On the other hand, Korman’s novel does speak to that crappy period of time when you are no longer a kid, but you are not quite an adult. There aren’t any of those (adults, I mean) in this novel, anyway. These kids are pretty much left to their own devices. Like Gatsby, everything Jake has done, the persona he has manufactured for himself, has been done to attract the attention of Didi. Is she worthy of his love? Probably not. As Rick says to Jake: “They’re crappy people. You’re worth more than the lot of them put together.”

As an homage to its source material, jake, reinvented will likely speak to any teen who has desperately wanted to reinvent themselves. And if it encourages students to read The Great Gatsby, then that’s a win in my book.

Stories I Only Tell My Friends – Rob Lowe

I was more of a Robby Benson than a Rob Lowe fan back in the day. I guess they were sort of popular around the same time, give or take a few years. 0D9E8612-E728-46F5-8D69-9E382FBC38EFRob Lowe’s autobiography Stories I Only Tell My Friends, however, made for riveting reading, and the same can not be said for Robby Benson’s novel Who Stole the Funny.

Lowe was born in Charlottesville, Virginia in 1964. He moved with his mother and father to Dayton, Ohio when he was still an infant. His parents chose Dayton because it was “a bustling, growing city,”  home to many national companies. Lowe’s father was a lawyer; his mother gave up her job as a high school English teacher to stay home and raise her son. Four years later, Lowe’s brother, Chad, was born.

Lowe got an early start in the acting business in Dayton. A trip to see a production of Oliver!  turned out to be a “a transformational experience” for ten-year-old Lowe. A few weeks later,  he participated in a community theatre production of The Wizard of Oz. Lowe notes that his parents (well, his mom and step-father because by then his parents were divorced) would have had “no way of knowing how deeply affected I’d been, how electrified I was by the age-old connection of actors, material and audience…that was a club I wanted to belong to.”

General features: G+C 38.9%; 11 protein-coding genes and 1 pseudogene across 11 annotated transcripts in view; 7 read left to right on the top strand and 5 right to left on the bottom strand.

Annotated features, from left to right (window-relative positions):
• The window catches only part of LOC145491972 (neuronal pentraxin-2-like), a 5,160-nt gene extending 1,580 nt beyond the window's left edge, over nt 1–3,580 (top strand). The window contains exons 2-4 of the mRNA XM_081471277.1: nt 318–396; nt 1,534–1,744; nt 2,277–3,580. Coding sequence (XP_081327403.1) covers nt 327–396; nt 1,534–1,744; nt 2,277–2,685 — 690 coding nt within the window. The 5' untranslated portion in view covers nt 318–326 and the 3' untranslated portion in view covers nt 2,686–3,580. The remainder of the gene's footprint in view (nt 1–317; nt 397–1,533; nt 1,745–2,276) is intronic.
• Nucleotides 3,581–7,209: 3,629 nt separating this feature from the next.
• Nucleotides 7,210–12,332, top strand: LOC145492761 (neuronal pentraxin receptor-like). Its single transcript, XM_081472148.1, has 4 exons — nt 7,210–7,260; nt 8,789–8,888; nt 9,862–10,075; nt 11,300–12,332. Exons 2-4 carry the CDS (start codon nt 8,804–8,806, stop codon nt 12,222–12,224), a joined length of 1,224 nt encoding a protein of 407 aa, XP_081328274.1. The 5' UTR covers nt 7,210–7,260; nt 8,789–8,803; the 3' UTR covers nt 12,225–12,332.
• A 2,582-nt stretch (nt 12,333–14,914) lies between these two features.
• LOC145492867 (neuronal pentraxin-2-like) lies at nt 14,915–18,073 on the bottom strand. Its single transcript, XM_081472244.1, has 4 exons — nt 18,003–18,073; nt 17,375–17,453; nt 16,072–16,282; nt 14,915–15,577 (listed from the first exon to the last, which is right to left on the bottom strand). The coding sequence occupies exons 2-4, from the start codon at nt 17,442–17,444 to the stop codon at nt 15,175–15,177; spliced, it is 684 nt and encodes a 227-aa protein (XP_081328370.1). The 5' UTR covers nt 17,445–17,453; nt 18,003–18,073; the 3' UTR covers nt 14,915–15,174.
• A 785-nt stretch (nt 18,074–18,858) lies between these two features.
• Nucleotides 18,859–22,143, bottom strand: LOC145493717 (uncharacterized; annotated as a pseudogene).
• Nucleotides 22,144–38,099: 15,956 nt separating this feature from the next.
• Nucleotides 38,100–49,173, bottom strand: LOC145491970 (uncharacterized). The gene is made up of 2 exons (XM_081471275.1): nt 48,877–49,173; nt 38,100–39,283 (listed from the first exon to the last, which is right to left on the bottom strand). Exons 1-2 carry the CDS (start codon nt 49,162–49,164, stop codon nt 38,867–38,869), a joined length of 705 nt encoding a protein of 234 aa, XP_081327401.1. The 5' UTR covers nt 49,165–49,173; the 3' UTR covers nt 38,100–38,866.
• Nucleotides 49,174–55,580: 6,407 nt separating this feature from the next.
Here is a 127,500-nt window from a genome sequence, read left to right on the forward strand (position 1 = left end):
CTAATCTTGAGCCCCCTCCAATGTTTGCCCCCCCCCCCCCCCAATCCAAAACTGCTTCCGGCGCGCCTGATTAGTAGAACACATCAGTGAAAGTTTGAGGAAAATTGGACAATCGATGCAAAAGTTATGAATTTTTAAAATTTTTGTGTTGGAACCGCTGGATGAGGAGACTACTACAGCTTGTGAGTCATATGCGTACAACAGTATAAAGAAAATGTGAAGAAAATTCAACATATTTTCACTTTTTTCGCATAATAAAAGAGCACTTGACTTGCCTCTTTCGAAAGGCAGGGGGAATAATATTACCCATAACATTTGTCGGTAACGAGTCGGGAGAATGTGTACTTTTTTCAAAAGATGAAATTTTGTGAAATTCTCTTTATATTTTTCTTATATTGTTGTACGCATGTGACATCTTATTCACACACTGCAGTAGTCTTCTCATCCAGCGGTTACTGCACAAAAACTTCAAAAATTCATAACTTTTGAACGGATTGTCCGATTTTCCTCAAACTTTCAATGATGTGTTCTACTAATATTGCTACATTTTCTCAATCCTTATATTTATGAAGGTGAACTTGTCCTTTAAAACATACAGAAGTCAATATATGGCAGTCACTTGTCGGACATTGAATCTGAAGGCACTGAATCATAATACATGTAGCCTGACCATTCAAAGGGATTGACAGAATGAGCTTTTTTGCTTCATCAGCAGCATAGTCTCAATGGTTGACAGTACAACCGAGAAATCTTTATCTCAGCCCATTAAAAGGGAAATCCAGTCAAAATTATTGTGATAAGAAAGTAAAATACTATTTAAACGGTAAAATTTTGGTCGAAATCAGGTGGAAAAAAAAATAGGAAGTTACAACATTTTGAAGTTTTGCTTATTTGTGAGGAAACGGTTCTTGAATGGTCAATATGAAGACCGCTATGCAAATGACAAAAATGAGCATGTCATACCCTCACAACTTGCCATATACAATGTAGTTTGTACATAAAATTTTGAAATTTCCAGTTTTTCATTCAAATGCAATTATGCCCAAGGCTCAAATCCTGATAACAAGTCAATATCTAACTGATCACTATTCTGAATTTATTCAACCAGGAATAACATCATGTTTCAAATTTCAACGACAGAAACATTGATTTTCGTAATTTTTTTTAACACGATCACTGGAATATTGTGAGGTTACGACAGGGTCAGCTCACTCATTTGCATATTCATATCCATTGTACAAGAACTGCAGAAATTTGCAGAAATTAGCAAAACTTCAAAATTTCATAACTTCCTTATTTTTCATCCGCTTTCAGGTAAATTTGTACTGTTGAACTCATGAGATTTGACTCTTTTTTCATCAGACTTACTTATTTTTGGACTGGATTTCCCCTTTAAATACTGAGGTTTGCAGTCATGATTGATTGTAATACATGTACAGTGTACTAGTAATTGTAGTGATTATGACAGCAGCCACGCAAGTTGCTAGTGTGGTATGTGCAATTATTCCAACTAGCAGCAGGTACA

Flash forward a few years and the family has moved to Malibu, California.

An entire book could (and should) be written about Malibu in 1976. In the bicentennial sunlight of that year, it was a place of rural beauty where people still rode to the local market on horseback and tied up to a hitching post in the parking lot. Long before every agent and studio president knocked down the beach shacks to build their mega mansions, Malibu was populated by a wonderful mix of normal working-class families, hippies, asshole surfers, drugged-out reclusive rock stars, and the odd actor or two.

It is during this period that Lowe begins to pursue acting in earnest, and also lands the role that will turn him into a household name.

Stories I Only Tell My Friends is an honest, self-deprecating look at fame and its rewards and consequences. It’s a who’s who of the times, which makes it especially fun to read if you are of the same vintage as Lowe…which I am. I loved reading about Lowe’s participation in The Outsiders. He’s candid about his career highs and lows, and about his prodigious romantic interludes (some clearly less to do with romance and more to do with sex – but look at the guy.) Lowe is aware that he’s a good-looking (great looking, really) man, but he never comes across as full of himself. He’s also honest about how he abused alcohol, a hard-earned perspective that comes from being twenty plus years sober.

This is a really dishy memoir – not a tell-all, exactly, but a Hollywood story about a decent guy who came-of-age in the public eye, and managed to keep his wits about him. He wrote it himself and it’s funny and witty and at times it almost seems as though Lowe can’t believe the ride he’s had either.

Great book.